Quite likely the only such "Ave!" I'll ever give to Glenn Reynolds's (in)famous blog, this shout-out isn't for Reynolds himself, but for one of his guest bloggers: Randy Barnett, who had the balls to write a post that most definitely rubs certain conservatives the wrong way because it goes against the current rightie groupthink. Here's the post in full:
MAX BOOT: Rightfully Reversing Decades of Secessionist Rehabilitation:
But there is a big distinction to be made between remembering the past — something that, as a historian, I’m all in favor of — and honoring those who did bad things in the past. Remembrance does not require public displays of the Confederate flag, nor streets with names such as Jefferson Davis Highway — a road that always rankles me to drive down in Northern Virginia. Such gestures are designed to honor leaders of the Confederacy, who were responsible for the costliest war in American history — men who were traitors to this country, inveterate racists, and champions of slavery.
In this regard, honoring Jefferson Davis is particularly egregious, or, for that matter, Nathan Bedford Forrest, one of the founders of the Ku Klux Klan. But I believe even honoring the nobler Robert E. Lee is inappropriate. True, he was a brave and skilled soldier, but he fought in a bad cause. Modern Germany does not have statues to Erwin Rommel even though he — unlike Lee — turned at the end of the day against the monstrous regime in whose cause he fought so skillfully. Thus, I don’t believe it is appropriate to have statues of Lee, or schools named after him, although I admit in his case it’s a closer call than with Jefferson Davis.
This is not “rewriting” history; it’s getting history right. The rewriting was done by Lost Cause mythologists who created pro-Confederate propaganda (such as Margaret Mitchell’s Gone with the Wind) to convince their countrymen that the South was actually in the right even as it imposed slavery and then segregation. This required impugning those Northerners who went south after the Civil War to try to enforce the 14th and 15th Amendments to the Constitution. They were labeled “carpetbaggers,” and their memory was tarnished while the actions of the white supremacists they opposed were glorified.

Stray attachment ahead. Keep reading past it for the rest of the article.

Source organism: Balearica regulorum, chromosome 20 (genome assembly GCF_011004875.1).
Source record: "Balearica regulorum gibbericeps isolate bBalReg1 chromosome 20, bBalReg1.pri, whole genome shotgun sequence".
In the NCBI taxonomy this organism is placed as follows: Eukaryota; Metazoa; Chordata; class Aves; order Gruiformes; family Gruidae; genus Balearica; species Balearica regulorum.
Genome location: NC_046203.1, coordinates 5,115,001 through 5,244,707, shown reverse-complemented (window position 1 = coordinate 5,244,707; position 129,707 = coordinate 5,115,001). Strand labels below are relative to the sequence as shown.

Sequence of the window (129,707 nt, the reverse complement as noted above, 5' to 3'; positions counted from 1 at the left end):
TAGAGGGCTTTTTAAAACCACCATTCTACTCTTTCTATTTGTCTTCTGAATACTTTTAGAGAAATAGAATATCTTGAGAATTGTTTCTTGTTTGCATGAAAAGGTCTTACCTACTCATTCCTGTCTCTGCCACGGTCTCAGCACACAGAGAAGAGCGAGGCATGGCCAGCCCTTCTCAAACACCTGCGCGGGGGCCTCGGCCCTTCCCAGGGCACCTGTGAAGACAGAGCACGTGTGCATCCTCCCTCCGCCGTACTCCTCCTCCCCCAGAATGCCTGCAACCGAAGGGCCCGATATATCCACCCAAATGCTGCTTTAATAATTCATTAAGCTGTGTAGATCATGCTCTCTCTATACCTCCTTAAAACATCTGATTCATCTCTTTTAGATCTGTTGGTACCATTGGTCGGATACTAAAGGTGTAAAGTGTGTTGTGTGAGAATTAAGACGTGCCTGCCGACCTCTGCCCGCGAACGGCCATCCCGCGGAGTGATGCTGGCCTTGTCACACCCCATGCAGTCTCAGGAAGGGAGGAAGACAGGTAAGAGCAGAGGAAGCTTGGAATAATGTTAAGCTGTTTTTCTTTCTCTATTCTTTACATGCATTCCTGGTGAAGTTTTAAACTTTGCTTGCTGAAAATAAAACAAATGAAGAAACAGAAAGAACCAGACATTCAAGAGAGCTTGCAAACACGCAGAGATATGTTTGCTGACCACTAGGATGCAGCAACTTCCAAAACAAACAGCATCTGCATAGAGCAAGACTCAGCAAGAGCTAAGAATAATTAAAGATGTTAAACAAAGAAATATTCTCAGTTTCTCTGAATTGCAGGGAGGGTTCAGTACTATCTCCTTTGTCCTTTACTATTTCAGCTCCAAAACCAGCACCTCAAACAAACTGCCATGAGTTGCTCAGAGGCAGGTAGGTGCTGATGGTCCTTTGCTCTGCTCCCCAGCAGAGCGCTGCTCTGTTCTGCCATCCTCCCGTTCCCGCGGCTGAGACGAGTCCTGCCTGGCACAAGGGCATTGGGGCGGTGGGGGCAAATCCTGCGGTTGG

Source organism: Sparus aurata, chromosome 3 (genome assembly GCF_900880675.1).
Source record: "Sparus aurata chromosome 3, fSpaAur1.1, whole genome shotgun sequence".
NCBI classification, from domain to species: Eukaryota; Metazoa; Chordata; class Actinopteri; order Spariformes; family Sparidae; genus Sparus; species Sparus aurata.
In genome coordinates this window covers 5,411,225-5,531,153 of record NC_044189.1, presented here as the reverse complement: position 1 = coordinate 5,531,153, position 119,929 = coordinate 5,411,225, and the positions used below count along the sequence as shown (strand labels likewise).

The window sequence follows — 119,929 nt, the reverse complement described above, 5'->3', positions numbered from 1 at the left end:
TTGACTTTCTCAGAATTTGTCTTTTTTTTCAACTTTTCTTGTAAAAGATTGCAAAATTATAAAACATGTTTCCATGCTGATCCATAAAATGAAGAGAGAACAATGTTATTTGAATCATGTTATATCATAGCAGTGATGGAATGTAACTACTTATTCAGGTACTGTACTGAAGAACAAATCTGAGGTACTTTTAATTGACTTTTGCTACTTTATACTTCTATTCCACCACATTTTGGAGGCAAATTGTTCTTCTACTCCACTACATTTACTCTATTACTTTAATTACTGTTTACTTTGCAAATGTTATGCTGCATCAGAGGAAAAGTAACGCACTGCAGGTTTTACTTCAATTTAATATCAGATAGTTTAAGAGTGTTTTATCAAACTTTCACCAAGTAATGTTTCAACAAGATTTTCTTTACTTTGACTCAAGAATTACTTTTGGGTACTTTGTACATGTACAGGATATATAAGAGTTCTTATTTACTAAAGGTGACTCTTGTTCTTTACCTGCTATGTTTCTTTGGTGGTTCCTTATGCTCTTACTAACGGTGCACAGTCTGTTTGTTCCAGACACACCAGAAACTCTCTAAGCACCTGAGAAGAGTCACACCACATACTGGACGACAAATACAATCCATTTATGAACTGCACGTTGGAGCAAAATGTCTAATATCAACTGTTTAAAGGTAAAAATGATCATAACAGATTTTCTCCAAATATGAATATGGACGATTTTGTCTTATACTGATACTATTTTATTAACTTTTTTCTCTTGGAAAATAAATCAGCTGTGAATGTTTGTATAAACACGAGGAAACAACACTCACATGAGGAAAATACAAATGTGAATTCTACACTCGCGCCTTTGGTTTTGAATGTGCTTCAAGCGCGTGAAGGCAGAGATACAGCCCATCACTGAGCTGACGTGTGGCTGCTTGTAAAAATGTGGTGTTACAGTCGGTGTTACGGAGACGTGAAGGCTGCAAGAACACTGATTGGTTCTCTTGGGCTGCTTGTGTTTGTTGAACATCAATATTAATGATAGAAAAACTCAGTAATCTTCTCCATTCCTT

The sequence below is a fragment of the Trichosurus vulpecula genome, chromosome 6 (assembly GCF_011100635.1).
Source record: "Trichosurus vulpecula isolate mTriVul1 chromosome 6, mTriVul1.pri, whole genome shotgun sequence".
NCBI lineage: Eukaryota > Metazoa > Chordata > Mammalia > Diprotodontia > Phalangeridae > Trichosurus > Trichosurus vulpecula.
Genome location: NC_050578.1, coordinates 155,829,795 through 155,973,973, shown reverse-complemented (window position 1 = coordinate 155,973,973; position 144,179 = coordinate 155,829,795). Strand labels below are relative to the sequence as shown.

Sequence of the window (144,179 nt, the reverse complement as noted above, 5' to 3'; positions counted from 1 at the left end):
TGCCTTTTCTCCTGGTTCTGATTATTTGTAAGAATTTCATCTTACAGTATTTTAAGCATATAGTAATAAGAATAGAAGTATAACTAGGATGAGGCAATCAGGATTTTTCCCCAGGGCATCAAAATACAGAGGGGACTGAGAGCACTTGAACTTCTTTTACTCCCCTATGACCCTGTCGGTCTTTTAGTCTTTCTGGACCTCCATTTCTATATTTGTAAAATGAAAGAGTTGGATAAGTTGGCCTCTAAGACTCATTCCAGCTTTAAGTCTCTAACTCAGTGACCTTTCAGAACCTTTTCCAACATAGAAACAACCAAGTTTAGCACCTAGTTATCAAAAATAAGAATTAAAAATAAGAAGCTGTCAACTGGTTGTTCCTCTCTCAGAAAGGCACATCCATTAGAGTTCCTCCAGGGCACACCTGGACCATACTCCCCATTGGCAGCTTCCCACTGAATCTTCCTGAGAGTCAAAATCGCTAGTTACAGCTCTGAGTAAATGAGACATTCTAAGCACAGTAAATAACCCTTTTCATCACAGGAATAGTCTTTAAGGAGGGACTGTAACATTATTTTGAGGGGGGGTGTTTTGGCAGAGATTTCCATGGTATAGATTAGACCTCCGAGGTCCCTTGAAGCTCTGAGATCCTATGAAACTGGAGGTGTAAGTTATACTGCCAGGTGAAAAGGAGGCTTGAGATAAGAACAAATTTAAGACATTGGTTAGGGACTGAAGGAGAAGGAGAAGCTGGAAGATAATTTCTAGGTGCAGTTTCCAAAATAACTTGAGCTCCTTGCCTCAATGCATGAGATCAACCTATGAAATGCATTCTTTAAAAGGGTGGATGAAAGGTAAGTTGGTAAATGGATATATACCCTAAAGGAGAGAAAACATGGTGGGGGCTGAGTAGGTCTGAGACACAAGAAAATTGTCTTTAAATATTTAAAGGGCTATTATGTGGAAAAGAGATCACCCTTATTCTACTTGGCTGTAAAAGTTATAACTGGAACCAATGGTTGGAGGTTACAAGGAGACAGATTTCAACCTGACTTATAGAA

Boot is exactly right. I wasn’t kidding when I said before that I am glad to see Nikki Haley get the Stars and Bars removed from government buildings. Eric Foner and other historians like James Oakes and Richard Sewell are to be credited with correcting the historical record from the pro-Confederate revisionism that is still accepted by all-too-many on the right. Where the “Lost Cause” fable might once have been justified as a useful fiction to unify the country, lying about the Civil War and Reconstruction now only serves those who wish to sully the reputation of those who opposed slavery and promoted the civil rights of blacks when doing so took real courage (as it did for the civil rights activists of the ’50s and ’60s). In this way, like the Southerners of old, they can claim that there is a moral equivalence between North and South, between the USA and the CSA.
MORE HERE: I highly recommend the books I link to above about the men who opposed the pro-slavery reading of the Constitution before the Civil War, and who established the Republican Party to see their vision of the Constitution affirmed in its text. You can also read my articles on antislavery constitutionalism here and here. The more I learn about the history that has been concealed by pro-Confederate revisionism, the more I find to admire in our past.
Cross-posted on The Volokh Conspiracy. h/t Eugene Volokh
Posted at 5:09 pm by Randy Barnett
This is a reversal of the current conservative Zeitgeist. Conservatives, many or most of whom want, for whatever reason, to see the Confederate flag preserved, falsely equate the removal of the flag from public spaces like the state capitol to an erasure of history (a matter I discussed earlier: it's not). The above post rightly asserts that such a removal, far from being a distortion or an erasure of history, is a correction, a remedy for pernicious Southern revisionism. I can only say "Good!" to that. Imagine Holocaust deniers having their way, or imagine if Koreans abandon the fight to make Japanese textbook publishers publish a true and correct history of Japan's role in World War II. The above post is talking about something like that.
As of this writing, Barnett's post has garnered a whopping 382 comments, many of them outraged that Barnett would refuse to drink the Kool Aid.
All of this anger in the comment threads reminds me of one of Charles's posts.
Trivia: I know Jefferson Davis Highway. It runs through part of Arlington, Virginia, maybe 30 to 40 minutes from where I used to live in Alexandria.